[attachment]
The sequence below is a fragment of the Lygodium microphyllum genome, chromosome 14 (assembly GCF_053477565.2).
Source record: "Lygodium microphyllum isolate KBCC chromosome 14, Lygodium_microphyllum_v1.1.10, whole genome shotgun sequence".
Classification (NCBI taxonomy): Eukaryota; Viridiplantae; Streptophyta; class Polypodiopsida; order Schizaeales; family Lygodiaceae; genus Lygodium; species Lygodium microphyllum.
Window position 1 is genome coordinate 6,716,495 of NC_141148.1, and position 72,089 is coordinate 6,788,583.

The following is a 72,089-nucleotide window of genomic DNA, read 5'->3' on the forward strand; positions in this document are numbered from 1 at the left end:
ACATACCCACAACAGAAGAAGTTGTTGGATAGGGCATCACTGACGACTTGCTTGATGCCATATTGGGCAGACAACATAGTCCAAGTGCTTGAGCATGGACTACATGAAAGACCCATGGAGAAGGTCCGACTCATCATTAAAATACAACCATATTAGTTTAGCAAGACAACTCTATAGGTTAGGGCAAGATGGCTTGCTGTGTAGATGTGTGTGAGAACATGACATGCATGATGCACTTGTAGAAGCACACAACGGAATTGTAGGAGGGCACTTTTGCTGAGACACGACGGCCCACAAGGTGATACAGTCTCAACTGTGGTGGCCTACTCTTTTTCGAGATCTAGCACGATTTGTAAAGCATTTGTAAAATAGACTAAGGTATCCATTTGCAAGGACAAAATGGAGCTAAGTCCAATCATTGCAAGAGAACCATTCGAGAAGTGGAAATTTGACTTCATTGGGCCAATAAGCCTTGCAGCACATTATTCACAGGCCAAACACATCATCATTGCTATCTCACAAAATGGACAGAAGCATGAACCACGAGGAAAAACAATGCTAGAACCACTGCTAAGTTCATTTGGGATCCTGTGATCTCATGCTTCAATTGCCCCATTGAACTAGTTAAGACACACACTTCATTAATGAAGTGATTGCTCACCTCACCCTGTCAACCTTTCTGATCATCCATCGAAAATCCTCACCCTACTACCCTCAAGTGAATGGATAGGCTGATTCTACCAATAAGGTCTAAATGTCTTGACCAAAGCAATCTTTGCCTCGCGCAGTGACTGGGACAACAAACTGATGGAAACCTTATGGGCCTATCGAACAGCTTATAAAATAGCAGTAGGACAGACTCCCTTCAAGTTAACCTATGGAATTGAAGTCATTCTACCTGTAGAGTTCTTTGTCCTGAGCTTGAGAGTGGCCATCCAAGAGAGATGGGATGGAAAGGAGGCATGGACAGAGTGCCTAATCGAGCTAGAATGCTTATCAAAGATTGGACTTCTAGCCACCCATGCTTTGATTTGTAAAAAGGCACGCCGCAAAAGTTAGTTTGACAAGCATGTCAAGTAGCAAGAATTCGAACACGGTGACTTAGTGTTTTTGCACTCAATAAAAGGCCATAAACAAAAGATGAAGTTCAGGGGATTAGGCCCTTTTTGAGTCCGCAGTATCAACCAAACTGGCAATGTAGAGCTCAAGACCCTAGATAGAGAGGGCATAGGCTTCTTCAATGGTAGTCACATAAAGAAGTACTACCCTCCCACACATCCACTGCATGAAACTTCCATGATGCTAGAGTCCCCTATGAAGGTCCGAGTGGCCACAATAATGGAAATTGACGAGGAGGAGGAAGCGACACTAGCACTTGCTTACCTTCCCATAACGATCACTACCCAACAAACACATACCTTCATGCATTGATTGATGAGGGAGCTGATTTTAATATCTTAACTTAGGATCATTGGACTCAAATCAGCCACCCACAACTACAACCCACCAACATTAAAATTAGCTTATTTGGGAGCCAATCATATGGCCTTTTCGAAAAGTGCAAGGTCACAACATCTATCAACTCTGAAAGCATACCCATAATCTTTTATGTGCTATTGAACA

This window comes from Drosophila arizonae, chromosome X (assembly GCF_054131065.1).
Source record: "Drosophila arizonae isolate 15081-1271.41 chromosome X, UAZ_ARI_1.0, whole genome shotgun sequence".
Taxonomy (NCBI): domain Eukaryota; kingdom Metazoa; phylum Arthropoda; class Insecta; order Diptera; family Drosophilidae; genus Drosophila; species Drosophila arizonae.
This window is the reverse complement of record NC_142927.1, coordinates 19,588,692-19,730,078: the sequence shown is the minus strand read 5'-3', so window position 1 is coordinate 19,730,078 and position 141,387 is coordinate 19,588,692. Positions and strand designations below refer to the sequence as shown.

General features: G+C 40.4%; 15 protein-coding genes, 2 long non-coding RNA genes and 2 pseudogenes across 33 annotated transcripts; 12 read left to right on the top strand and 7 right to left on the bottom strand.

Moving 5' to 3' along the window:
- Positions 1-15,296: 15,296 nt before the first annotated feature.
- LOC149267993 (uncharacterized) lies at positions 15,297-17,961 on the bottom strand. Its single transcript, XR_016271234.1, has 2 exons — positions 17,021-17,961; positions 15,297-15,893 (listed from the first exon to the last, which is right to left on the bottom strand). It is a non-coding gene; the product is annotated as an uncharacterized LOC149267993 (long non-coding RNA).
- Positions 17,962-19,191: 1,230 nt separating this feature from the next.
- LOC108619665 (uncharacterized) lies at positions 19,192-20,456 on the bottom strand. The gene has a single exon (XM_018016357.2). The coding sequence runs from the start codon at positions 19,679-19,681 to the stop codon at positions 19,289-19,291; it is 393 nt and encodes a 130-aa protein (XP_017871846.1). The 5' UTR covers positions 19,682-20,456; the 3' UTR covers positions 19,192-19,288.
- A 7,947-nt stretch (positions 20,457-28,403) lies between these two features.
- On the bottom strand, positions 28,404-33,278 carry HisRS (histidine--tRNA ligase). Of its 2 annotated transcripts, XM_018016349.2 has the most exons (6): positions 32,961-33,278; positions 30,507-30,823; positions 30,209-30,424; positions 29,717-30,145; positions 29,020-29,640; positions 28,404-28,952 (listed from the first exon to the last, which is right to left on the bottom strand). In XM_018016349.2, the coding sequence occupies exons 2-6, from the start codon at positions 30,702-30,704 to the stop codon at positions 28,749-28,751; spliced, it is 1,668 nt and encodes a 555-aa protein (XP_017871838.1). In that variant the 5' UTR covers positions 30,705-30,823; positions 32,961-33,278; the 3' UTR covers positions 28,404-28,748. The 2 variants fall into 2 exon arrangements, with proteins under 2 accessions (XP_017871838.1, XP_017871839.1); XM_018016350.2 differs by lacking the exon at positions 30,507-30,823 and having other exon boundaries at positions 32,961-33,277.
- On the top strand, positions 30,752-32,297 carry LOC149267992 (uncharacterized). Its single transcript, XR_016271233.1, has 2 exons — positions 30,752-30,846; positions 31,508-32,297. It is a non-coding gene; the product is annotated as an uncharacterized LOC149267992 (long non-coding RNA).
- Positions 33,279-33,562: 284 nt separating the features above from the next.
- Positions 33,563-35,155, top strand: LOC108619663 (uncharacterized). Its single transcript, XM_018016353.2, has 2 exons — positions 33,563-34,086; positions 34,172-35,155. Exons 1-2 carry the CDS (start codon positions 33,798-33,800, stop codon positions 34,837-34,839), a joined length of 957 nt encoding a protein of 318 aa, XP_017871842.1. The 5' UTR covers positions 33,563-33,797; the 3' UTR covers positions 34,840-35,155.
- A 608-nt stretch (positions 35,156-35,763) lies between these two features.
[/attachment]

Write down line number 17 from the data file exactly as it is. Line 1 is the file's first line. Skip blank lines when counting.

- A 7,947-nt stretch (positions 20,457-28,403) lies between these two features.